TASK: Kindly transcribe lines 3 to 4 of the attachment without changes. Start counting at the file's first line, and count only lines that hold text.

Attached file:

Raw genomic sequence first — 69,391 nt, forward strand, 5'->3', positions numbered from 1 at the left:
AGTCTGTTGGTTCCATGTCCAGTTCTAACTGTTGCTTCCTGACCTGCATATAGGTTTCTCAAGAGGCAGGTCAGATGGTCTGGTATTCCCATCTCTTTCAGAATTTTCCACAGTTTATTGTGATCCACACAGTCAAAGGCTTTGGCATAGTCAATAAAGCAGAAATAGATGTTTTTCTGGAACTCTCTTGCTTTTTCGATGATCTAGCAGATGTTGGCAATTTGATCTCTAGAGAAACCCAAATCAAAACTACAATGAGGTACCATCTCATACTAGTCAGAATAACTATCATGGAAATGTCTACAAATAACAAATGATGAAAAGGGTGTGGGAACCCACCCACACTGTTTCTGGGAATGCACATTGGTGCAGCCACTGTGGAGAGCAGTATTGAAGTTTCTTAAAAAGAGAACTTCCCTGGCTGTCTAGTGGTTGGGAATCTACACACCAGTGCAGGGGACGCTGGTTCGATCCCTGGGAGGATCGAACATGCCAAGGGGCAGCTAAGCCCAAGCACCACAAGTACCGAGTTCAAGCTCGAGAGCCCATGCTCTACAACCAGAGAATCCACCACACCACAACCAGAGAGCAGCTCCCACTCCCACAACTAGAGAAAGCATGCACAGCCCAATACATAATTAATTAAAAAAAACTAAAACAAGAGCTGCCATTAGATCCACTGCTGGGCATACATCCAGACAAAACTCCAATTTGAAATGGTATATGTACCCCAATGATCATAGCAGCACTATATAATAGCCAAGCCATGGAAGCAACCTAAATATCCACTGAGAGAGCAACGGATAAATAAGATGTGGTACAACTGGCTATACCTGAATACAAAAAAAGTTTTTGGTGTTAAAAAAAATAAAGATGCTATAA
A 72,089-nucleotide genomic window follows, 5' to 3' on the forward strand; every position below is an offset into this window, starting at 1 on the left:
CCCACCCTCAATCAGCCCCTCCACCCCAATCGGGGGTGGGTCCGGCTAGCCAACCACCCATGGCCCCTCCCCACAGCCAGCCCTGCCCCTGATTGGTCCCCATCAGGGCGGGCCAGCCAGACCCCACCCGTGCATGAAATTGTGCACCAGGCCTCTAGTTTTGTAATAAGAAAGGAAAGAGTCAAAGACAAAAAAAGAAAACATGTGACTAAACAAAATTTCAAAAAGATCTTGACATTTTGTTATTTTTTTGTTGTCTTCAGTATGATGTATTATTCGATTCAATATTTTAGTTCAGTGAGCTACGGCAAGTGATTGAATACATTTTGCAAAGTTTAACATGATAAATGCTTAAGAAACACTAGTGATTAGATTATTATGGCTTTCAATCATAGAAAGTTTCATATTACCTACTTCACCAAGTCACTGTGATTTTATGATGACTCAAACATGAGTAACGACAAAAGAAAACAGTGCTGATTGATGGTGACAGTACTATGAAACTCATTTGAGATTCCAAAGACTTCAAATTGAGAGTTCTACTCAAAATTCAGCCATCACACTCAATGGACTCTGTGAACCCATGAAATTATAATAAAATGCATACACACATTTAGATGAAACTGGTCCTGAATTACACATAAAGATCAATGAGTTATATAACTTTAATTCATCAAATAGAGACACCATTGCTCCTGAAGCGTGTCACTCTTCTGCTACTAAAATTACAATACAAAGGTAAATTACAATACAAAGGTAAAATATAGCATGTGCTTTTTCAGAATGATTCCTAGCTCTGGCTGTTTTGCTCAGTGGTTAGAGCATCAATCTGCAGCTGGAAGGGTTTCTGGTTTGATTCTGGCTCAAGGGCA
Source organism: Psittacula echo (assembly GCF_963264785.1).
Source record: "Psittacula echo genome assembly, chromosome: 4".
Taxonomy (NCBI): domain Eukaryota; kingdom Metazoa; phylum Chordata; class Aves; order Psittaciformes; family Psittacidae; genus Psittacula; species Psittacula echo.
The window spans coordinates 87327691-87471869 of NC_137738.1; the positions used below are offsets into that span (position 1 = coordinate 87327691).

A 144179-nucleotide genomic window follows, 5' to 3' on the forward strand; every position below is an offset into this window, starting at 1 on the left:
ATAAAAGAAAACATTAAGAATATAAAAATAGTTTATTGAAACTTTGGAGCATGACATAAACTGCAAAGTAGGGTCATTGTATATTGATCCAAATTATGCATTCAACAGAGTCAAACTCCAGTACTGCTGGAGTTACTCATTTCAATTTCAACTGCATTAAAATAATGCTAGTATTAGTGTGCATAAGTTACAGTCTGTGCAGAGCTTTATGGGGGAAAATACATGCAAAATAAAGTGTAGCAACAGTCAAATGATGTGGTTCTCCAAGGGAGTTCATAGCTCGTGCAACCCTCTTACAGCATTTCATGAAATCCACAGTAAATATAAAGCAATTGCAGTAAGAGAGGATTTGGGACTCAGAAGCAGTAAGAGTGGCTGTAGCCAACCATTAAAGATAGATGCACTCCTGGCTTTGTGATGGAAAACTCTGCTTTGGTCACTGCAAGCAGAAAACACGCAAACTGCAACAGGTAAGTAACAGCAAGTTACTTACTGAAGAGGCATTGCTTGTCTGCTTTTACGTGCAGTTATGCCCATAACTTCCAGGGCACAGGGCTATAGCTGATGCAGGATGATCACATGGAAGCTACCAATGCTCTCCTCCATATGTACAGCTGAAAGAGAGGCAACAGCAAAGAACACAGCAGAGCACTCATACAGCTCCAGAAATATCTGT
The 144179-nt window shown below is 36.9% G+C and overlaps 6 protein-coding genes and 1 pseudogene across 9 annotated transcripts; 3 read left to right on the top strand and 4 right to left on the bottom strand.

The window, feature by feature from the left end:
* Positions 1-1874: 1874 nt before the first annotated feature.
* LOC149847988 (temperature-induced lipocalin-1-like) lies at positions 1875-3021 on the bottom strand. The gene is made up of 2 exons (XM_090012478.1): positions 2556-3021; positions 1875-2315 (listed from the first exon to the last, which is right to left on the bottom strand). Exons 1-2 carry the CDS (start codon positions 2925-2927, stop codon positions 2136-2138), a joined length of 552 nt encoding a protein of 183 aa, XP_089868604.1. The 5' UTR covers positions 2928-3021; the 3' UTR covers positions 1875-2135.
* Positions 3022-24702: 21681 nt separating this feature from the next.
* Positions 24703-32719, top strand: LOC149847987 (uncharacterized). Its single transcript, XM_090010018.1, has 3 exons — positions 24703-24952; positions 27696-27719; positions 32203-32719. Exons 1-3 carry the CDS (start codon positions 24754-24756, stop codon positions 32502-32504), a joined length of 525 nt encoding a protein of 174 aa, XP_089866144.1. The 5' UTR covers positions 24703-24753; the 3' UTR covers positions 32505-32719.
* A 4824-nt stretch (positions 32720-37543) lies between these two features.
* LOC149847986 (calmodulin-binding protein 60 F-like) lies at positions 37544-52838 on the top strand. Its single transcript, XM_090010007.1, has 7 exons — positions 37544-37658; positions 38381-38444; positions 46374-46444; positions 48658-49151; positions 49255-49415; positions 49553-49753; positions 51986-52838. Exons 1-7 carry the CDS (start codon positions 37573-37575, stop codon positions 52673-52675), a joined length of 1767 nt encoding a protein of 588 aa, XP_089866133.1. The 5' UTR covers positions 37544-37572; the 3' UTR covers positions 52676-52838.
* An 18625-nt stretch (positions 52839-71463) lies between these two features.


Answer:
A 72,089-nucleotide genomic window follows, 5' to 3' on the forward strand; every position below is an offset into this window, starting at 1 on the left:
CCCACCCTCAATCAGCCCCTCCACCCCAATCGGGGGTGGGTCCGGCTAGCCAACCACCCATGGCCCCTCCCCACAGCCAGCCCTGCCCCTGATTGGTCCCCATCAGGGCGGGCCAGCCAGACCCCACCCGTGCATGAAATTGTGCACCAGGCCTCTAGTTTTGTAATAAGAAAGGAAAGAGTCAAAGACAAAAAAAGAAAACATGTGACTAAACAAAATTTCAAAAAGATCTTGACATTTTGTTATTTTTTTGTTGTCTTCAGTATGATGTATTATTCGATTCAATATTTTAGTTCAGTGAGCTACGGCAAGTGATTGAATACATTTTGCAAAGTTTAACATGATAAATGCTTAAGAAACACTAGTGATTAGATTATTATGGCTTTCAATCATAGAAAGTTTCATATTACCTACTTCACCAAGTCACTGTGATTTTATGATGACTCAAACATGAGTAACGACAAAAGAAAACAGTGCTGATTGATGGTGACAGTACTATGAAACTCATTTGAGATTCCAAAGACTTCAAATTGAGAGTTCTACTCAAAATTCAGCCATCACACTCAATGGACTCTGTGAACCCATGAAATTATAATAAAATGCATACACACATTTAGATGAAACTGGTCCTGAATTACACATAAAGATCAATGAGTTATATAACTTTAATTCATCAAATAGAGACACCATTGCTCCTGAAGCGTGTCACTCTTCTGCTACTAAAATTACAATACAAAGGTAAATTACAATACAAAGGTAAAATATAGCATGTGCTTTTTCAGAATGATTCCTAGCTCTGGCTGTTTTGCTCAGTGGTTAGAGCATCAATCTGCAGCTGGAAGGGTTTCTGGTTTGATTCTGGCTCAAGGGCA